Trail to Nowhere
Appalachia provides a useful lens through which to observe the divergent paths of American liberalism in the 1960s. The first path is the one taken by the Appalachian Regional Commission; call it neoliberalism. It is marked by a complete resignation to markets—in fact, an inability to think about or approach social issues outside the logic of markets. Republican attempts to defund or altogether scrap the Appalachian Regional Commission, the most recent of which was thwarted in 2017, should not distract us from the fact that the agency is inherently conservative in the sense that it is invested in maintaining the status quo. The Appalachian Regional Commission exists to remind us that there is no alternative to capitalism.
There isn’t much manufacturing going on in the Appalachian interior, and there never will be—it’s not profitable to put your factory in a remote county in eastern Kentucky, far away from major ports and transportation corridors.
The Office of Economic Opportunity took a second path, which we can label social liberalism. As Alyosha Goldstein writes in his book Poverty in Common: The Politics of Community Action During the American Century, “[Social] liberalism shifted emphasis from the classical liberal concern with protecting individuals from the encroachments of government—defending negative liberties—to advocating government as a means of increasing the scope and capacity of individual freedoms—expanding positive liberties.” Social liberals were deeply concerned with the non-elite. They recognized that the fact that the system had not benefited the downtrodden presented a serious threat to both liberalism and America itself: people were more likely to revolt against a system that excluded them.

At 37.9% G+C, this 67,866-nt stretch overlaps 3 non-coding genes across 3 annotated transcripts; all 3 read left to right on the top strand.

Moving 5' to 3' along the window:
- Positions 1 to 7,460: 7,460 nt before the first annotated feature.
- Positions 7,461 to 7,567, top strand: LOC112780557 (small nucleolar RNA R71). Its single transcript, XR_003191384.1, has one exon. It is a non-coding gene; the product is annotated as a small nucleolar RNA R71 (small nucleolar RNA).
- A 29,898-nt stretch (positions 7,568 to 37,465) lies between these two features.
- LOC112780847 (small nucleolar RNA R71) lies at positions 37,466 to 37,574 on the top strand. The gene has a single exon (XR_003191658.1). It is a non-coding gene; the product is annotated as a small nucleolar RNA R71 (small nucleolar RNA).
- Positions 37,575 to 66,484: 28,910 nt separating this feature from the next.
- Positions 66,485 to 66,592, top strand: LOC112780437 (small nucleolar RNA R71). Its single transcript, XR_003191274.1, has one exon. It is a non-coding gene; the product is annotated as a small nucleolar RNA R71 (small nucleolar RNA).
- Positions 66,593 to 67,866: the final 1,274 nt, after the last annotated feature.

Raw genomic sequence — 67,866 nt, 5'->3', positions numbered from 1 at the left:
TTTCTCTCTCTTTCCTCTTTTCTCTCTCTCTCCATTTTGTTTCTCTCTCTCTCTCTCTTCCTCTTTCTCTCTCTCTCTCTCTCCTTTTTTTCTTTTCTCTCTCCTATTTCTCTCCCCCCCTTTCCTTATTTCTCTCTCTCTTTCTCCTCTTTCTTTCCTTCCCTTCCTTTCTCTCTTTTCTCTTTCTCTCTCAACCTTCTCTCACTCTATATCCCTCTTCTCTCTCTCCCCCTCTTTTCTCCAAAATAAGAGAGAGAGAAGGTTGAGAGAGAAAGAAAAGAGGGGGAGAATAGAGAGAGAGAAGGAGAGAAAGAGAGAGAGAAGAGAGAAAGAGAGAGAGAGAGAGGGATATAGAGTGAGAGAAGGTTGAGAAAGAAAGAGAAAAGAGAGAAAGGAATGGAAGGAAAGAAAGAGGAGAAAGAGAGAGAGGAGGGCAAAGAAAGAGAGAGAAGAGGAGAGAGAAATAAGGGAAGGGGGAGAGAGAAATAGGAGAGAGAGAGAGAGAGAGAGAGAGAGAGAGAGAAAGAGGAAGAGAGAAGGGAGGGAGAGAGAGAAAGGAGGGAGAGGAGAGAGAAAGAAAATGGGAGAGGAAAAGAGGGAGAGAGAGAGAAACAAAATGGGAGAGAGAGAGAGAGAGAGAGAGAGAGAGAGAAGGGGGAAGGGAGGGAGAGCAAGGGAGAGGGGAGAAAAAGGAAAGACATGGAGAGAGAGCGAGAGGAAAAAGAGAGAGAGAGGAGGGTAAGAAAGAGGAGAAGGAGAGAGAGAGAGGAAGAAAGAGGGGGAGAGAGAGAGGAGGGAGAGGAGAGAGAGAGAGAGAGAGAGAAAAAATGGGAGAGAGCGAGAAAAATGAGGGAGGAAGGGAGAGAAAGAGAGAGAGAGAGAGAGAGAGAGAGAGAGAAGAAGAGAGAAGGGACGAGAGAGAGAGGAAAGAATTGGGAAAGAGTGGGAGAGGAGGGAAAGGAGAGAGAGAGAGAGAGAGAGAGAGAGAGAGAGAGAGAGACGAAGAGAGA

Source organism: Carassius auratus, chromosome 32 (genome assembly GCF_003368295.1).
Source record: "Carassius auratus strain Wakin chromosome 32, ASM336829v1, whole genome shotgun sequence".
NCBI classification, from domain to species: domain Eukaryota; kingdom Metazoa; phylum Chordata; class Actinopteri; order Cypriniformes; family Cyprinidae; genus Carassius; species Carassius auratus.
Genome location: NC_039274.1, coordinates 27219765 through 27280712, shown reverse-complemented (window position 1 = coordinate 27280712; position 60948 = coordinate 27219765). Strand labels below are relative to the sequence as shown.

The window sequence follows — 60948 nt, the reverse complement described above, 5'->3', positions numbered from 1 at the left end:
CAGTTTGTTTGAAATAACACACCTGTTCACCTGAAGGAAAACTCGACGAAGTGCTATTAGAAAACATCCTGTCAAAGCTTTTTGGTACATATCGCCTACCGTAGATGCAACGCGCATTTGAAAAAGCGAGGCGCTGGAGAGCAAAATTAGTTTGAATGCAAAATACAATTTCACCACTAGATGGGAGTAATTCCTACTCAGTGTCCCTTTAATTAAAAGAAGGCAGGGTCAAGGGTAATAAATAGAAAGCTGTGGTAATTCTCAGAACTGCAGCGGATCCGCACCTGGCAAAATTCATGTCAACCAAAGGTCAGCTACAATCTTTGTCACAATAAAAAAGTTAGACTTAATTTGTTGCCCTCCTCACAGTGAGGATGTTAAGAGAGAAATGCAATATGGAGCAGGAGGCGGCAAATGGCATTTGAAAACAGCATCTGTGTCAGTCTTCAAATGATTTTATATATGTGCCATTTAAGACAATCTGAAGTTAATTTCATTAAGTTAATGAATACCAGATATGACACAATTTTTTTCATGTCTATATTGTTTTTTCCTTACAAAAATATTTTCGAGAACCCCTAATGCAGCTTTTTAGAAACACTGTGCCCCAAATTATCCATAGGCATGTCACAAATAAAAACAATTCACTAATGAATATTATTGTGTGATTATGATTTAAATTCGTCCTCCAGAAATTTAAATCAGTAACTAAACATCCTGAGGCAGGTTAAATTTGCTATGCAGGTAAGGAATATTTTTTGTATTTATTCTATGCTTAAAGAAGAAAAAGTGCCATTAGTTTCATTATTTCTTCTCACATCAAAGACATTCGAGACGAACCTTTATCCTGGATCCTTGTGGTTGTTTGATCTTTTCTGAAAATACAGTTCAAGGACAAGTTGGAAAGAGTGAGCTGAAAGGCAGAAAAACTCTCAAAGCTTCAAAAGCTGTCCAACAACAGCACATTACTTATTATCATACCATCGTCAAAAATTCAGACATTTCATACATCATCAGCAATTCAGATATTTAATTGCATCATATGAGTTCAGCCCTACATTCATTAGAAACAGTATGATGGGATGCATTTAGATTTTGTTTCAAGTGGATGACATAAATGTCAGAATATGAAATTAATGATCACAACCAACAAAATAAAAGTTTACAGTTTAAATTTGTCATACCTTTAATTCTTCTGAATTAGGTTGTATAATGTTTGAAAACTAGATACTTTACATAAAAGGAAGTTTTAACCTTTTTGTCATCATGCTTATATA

As Goldstein’s book demonstrates, the War on Poverty in Appalachia and beyond attempted to contain and redirect dissatisfaction with the capitalist system by simultaneously bringing more Americans into market dependence and attempting to change the very character of the American citizen into something more community-oriented. The clever method social liberals devised to accomplish this was the community-based social initiative: forcing the impoverished to work together with other members of their community, including the wealthy, to identify problems, and then organize to change them. Within the Office of Economic Opportunity, this took the form of the Community Action Program, but its dream of cross-class communion backfired spectacularly. It turns out that once you put a bunch of oppressed people in the same room, they’re going to start challenging the circumstances that got them there.